First of all, that title is not to imply that quarantine is over. Please put on a mask, wash your hands, let’s do this together!
However, over the past few weeks, it does feel like we are in a transition. Summer is coming, we are outside more, maybe thinking about what vacation will look like…or at the very least, shorts.
Although you would think that would make us feel hopeful, I am hearing more and more people feeling frustrated that they didn’t make better use of quarantine. Feeling like they did it wrong and wasted so much time.
Can you relate?
For some this is triggered by the scale and for others it is triggered by comparison to other people who seemed to have blossomed into their best selves. Either way there is a lot of shame, which typically leads to:
- Doing something drastic as a punishment for not being better and to get “on track” as quickly as possible.
- Sitting in the cycle of feeling shame, anger, and resignation.
Both of those feelings are 100% normal and neither are helpful. To be honest, neither is staying stuck. So what do you do instead? Here are three steps to stop beating yourself up and starting moving forward.
Cut out the Comparison
Ok, I might be writing this section for myself because I fall into the rut of comparison way more than I would like to admit. It’s hard not to get sucked into the scroll and wonder if you should have gotten a Peloton or have taught your kids Latin or mastered Sourdough.
On the flip side we are also aware that many are enduring loss of lives, loss of jobs and systemic oppression. Complaining about how overworked you are from the job you still have or overwhelmed you are by the loving family that is around you all the time can feel shallow.
I’m sure that we could have a long discussion about the dangers of comparison and validity of feelings, but honestly my wheelhouse is nutrition (coming up next) so I will leave that for someone else. What I do know is that comparison is not helpful, and right now we need help. So let’s try this on for size:
No matter where you are, you did your best and now it is time to do the next best thing.
Start Your Day with a Win
The way we start our day is incredibly impactful. It anchors our day and sets the intention that we and our health are important. The trick is picking something that is small enough that you can do consistently and large enough that you take it seriously. I also want it to be related to either your mental or physical health, because that is why you are here 😉
The reason that you want it to be small, is the point of this is to create a win. Something that you can succeed with and have a ripple effect on the rest of your day. So, you need to be VERY realistic with your capacity and what is happening first thing. For instance, if you have a toddler that wakes you up every morning, setting a goal of 30 minutes of meditation might not be realistic. Perhaps, drinking 16 oz. of water is a better option.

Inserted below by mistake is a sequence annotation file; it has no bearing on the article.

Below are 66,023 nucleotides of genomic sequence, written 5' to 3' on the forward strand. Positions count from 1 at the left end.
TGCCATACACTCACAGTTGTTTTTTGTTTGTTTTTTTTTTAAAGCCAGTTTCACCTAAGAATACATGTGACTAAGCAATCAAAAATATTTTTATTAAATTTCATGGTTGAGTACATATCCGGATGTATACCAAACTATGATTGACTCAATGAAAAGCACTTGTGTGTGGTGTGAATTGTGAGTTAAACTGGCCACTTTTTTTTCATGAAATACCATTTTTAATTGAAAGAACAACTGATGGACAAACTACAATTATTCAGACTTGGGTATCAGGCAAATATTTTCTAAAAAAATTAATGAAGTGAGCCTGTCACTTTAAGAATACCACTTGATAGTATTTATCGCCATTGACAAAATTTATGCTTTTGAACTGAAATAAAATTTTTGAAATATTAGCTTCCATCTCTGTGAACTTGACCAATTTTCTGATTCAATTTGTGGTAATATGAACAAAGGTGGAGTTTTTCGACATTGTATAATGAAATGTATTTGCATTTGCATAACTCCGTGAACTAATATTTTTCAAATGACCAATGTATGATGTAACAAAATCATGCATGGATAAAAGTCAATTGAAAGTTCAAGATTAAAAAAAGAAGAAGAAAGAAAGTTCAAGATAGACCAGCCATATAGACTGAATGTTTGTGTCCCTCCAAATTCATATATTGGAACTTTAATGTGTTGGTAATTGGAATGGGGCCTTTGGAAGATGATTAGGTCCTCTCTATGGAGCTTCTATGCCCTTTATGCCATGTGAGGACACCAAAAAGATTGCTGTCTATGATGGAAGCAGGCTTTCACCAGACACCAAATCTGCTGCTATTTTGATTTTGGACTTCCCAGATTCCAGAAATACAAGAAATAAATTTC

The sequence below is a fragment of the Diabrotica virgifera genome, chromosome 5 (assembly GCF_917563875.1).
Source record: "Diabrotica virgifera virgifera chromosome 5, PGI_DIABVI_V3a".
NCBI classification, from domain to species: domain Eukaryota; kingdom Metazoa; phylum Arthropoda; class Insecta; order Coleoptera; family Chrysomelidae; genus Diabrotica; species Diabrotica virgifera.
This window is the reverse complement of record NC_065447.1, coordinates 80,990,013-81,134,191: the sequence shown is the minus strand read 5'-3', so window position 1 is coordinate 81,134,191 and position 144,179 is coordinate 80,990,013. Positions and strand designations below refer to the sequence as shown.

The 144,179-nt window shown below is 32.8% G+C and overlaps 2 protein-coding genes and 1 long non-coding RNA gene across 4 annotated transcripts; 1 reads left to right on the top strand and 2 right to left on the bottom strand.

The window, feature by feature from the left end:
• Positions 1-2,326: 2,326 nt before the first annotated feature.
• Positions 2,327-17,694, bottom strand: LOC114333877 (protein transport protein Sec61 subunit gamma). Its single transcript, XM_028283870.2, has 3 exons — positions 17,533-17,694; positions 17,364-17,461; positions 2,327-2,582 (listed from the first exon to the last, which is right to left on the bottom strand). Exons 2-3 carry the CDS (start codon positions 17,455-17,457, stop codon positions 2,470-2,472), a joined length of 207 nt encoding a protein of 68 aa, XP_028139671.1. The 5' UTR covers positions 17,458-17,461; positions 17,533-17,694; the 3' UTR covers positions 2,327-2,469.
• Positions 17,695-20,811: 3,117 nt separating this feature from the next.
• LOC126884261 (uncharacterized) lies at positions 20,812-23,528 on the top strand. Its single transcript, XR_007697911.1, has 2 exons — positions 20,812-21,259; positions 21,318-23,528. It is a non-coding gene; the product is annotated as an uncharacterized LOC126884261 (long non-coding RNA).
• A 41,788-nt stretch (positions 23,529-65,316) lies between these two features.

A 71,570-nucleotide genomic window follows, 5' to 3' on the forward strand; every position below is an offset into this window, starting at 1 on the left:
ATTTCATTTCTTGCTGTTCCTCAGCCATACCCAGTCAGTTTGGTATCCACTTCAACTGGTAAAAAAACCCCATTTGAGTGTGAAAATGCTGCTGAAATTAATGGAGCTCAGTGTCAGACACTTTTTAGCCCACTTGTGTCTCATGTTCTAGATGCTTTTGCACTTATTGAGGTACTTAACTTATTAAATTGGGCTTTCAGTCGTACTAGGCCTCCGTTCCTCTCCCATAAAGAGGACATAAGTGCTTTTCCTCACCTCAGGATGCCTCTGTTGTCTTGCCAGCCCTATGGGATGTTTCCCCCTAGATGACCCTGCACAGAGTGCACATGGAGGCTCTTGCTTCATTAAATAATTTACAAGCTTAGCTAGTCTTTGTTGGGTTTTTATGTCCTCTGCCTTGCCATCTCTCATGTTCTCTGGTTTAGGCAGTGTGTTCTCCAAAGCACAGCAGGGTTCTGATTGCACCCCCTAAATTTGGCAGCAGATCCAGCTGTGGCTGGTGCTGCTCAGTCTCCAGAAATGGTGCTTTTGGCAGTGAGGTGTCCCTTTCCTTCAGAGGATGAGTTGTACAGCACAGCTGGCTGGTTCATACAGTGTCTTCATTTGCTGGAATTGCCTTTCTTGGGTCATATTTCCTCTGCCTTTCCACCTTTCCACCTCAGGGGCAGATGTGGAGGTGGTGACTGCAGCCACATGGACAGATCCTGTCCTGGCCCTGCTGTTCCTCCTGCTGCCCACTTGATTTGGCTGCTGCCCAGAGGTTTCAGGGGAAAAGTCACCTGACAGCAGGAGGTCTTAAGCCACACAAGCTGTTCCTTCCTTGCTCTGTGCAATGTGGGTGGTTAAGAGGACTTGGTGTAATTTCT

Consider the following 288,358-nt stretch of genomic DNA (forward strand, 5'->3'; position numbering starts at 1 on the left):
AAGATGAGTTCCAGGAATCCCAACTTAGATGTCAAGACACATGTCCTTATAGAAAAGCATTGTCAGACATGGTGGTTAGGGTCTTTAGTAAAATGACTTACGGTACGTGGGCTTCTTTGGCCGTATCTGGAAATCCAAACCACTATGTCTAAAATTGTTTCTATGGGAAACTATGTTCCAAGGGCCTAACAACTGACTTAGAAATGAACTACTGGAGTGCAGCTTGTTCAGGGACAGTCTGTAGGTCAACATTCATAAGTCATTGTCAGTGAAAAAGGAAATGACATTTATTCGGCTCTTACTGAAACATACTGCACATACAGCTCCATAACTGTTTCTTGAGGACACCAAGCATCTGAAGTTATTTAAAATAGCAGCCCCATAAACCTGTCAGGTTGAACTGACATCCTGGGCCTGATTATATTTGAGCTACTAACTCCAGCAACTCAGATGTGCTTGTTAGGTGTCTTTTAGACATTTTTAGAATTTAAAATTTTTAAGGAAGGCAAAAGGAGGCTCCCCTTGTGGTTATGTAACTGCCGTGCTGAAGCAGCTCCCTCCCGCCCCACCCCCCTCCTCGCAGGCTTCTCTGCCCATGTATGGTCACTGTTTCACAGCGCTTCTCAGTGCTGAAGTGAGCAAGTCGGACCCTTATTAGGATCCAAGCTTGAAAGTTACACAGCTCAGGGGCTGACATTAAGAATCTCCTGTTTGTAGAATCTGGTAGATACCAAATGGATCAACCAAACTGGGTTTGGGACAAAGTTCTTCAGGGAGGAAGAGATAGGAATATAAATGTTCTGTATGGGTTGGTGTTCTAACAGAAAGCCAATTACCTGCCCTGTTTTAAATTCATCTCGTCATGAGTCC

Now if it is too small, you may not respect it and decide to skip it because it seems pointless. So right outside of your comfort zone is where I want you to shoot for (this is called the Goldilocks rule because it is just right). Here are some ideas:
- 16oz of water first thing
- 7 minute workout
- 5 minute meditation
- 20 minute walk
- 10 minutes of reading
- Not checking email before breakfast
I also recommend recording this in some way. You can use the habit tracker found in this blog, or a check in your planner. I want you to be able to look back and have a visual representation of your win.
To be clear, these “small” wins really add up over time. So, don’t think that I’m just doing this to make you feel good. The step may be small, but I have BIG plans for you!
Plan Your Meals
Hands down the biggest thing that I have been seeing in the quarantine is decision fatigue. We learned in this blog that decision fatigue is the concept that the quality of our decisions deteriorate over long periods of decision making. This usually leads to irrational trade-offs (thinking things are harder or better than they really are) or decision avoidance (feeling overwhelmed by all things and not wanting to deal with it).
The idea of planning your meals is not to control you or force you to eat broiled chicken and broccoli – it is to free up your brain. Eating is wonderful, but figuring out what to eat, making it, wondering if it’s balanced and finding time to eat it is exhausting. We tend to avoid it until we are starving, hangry and the wheels come off.
This week, I want you to create a simple plan for the week. It can include take-out or pre-made meals, but I want you to know what you are going to eat and do your best to not put pressure on yourself to do any prep during the day. I know that the idea of planning can feel like a ton of work when you are overwhelmed, but I promise that it will take much less time than you think and save that brain of yours so much fatigue in the long run. This is also a key secret to my most successful clients.